Sometimes it’s not that hard to imagine the technology of the future (realistic sex robots don’t require that much explanation), but how do you begin to describe a fashion brand that exists almost entirely online, as a form of augmented reality? Ten years ago, that idea would have seemed bizarre. But now plenty of people are using face filters on Instagram and following fashion influencers who don’t exist off the platform; even big luxury brands like Dior are getting in on the action. In an era of digital exploration, Happy99 has been quietly leading the way for clothing that can only be found on social media.
Artists Nathalie Nguyen and Dominic Lopez started their brand out of creative thirst and necessity. Their original plan was to make physical shoes, but they discovered that manufacturing shoes would be a lot more difficult and expensive than they expected, with molds for each shoe costing around $2,000. “We didn’t want to let this stop us from designing shoes so we decided to use 3-D programs to actualize our ideas,” Nguyen told the Cut. After they posted just two designs on Instagram, they started getting emails from stylists for celebrities like Grimes and Lady Gaga, seeking to collaborate.
Feeling validated, the duo decided to extend their product range to clothing and produce a full-blown 3-D runway presentation. Although a few virtual runway projects had existed before, none featured clothes that were designed exclusively for the digital world.
“Our other issue was that a lot of what we were seeing was being made around prefabricated, hypersexualized, female 3-D models,” said Nguyen. They wanted something that would be a better reflection of their friends and their style. With the help of Stephen A. Mayer and Radimir Koch, they were able to create an entire virtual world set in an environment that may look familiar to anyone who’s spent time under the Manhattan Bridge in Chinatown. Along with their now-signature big, chunky shoes, the show included baggy pants and bucket hats. (It turns out the future looks a lot like the 1990s.)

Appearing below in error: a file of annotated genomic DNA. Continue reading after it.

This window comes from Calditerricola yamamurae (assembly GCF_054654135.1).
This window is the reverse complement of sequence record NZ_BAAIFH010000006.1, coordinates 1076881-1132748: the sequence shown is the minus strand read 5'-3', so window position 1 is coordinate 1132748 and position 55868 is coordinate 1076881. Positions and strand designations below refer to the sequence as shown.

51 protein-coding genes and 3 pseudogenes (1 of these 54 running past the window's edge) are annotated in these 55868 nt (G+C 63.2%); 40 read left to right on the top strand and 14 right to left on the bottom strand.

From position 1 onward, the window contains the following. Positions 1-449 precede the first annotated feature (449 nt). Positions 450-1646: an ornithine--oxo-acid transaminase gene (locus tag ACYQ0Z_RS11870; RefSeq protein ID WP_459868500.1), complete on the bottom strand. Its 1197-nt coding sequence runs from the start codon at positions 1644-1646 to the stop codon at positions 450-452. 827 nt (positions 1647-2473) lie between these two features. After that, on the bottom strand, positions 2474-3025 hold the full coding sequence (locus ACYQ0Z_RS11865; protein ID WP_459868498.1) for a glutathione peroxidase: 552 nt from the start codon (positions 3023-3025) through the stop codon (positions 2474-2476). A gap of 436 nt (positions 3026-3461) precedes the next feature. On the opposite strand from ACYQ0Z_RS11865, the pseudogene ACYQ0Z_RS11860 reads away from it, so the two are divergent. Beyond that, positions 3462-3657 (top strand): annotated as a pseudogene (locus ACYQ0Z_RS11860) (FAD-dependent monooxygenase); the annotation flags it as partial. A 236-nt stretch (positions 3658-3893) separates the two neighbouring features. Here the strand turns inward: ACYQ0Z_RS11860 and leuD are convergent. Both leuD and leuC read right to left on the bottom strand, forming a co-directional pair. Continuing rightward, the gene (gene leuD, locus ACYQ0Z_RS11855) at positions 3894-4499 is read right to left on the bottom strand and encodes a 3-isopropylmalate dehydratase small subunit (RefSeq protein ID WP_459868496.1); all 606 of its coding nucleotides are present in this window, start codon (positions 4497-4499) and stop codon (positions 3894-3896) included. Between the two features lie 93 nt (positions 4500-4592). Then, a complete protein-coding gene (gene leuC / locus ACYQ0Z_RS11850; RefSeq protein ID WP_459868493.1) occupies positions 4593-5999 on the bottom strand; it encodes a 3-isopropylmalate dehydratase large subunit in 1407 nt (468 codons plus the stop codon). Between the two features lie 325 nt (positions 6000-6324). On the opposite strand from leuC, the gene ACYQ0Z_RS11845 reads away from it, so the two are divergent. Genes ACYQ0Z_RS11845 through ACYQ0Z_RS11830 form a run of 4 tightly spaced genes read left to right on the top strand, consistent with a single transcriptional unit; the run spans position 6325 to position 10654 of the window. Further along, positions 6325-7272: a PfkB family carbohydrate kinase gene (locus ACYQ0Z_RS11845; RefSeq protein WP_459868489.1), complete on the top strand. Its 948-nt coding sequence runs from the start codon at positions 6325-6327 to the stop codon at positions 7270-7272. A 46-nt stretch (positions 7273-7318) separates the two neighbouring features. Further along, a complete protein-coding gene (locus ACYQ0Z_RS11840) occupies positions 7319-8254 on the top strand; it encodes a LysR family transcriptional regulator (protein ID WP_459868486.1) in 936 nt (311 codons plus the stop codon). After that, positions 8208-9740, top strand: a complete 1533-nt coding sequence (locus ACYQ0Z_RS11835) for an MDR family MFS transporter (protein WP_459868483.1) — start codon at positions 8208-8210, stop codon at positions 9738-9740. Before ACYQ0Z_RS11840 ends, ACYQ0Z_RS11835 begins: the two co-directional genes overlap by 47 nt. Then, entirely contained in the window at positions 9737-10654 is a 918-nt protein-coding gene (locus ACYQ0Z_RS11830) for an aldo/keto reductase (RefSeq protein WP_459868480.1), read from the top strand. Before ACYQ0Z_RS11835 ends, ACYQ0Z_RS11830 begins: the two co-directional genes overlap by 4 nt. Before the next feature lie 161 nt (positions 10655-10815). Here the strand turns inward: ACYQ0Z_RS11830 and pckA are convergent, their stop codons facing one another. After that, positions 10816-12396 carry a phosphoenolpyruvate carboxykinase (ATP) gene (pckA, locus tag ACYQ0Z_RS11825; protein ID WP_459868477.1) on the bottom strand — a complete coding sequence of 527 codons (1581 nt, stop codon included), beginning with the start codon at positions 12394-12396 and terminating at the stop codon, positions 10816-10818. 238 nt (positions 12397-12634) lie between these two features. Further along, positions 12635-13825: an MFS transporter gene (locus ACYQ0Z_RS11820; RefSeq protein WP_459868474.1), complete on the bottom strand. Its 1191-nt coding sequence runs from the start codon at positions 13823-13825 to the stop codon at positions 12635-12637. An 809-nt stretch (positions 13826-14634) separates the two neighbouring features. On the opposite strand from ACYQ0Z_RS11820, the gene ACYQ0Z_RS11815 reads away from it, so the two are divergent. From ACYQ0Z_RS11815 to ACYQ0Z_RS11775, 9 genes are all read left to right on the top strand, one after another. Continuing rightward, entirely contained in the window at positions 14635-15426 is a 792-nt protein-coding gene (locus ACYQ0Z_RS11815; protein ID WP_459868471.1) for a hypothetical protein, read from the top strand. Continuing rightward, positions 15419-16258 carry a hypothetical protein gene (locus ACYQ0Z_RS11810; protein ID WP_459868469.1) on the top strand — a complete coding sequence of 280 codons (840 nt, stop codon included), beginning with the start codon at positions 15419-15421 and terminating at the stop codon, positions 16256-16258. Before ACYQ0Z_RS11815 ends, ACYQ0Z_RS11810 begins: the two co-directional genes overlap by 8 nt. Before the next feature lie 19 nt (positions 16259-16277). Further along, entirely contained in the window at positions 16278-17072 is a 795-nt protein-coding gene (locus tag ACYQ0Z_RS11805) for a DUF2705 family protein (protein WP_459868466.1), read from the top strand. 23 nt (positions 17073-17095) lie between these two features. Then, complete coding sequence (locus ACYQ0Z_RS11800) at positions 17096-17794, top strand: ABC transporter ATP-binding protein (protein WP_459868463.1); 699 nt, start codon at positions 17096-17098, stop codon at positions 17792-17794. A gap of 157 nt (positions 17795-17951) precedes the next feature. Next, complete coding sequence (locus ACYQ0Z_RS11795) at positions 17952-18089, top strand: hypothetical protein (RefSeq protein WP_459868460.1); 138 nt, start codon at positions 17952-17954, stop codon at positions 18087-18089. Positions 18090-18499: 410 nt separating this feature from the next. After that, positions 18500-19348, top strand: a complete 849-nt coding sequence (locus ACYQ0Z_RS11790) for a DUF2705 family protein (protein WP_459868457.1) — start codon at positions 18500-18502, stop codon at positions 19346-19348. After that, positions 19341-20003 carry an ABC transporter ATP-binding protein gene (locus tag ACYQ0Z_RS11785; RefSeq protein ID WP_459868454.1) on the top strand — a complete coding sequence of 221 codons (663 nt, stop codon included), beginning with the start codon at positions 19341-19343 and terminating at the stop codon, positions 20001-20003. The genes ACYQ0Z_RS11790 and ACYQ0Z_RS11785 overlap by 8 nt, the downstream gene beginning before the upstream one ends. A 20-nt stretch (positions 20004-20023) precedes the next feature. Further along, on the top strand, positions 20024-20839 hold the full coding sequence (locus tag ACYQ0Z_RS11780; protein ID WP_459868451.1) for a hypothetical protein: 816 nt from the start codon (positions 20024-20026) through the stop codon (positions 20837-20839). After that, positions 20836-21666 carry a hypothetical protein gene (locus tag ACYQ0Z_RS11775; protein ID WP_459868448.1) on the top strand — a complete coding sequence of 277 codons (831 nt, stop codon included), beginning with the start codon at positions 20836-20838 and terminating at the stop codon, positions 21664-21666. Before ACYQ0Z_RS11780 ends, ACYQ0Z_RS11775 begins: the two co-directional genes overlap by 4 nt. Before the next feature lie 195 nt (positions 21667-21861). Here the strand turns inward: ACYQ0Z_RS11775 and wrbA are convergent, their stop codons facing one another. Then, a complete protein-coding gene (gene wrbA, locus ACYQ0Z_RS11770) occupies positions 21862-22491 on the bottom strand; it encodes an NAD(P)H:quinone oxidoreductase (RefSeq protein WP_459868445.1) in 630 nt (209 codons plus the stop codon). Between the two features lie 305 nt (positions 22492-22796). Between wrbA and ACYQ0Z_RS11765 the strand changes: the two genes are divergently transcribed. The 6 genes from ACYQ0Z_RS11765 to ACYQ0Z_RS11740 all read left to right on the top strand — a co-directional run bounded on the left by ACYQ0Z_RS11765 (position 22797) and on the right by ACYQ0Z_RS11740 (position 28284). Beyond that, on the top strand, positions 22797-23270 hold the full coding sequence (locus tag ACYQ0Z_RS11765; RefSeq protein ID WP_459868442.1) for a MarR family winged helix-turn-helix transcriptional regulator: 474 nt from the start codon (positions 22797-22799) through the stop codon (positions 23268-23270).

Although the runway existed purely on a URL, its release party marked the first time that one of Happy99’s shoe designs came to fruition IRL. Another friend and collaborator created patterns and constructed the uppers, and the two created the soles. (They’re not for sale, though Nguyen say she’s interested in seeing how the art world would price them.)
At the moment, the artists have ventured into physical tote bags, hoodies, T-shirts, and plush dolls, and they have big plans for the new year. “We plan on another virtual runway for September 2020 and continued research into new processes for manufacturing small runs of our shoes,” Nguyen said. So don’t be surprised when you catch a streetwear peacock bopping around Lower Manhattan in a pair of Happy99 kicks.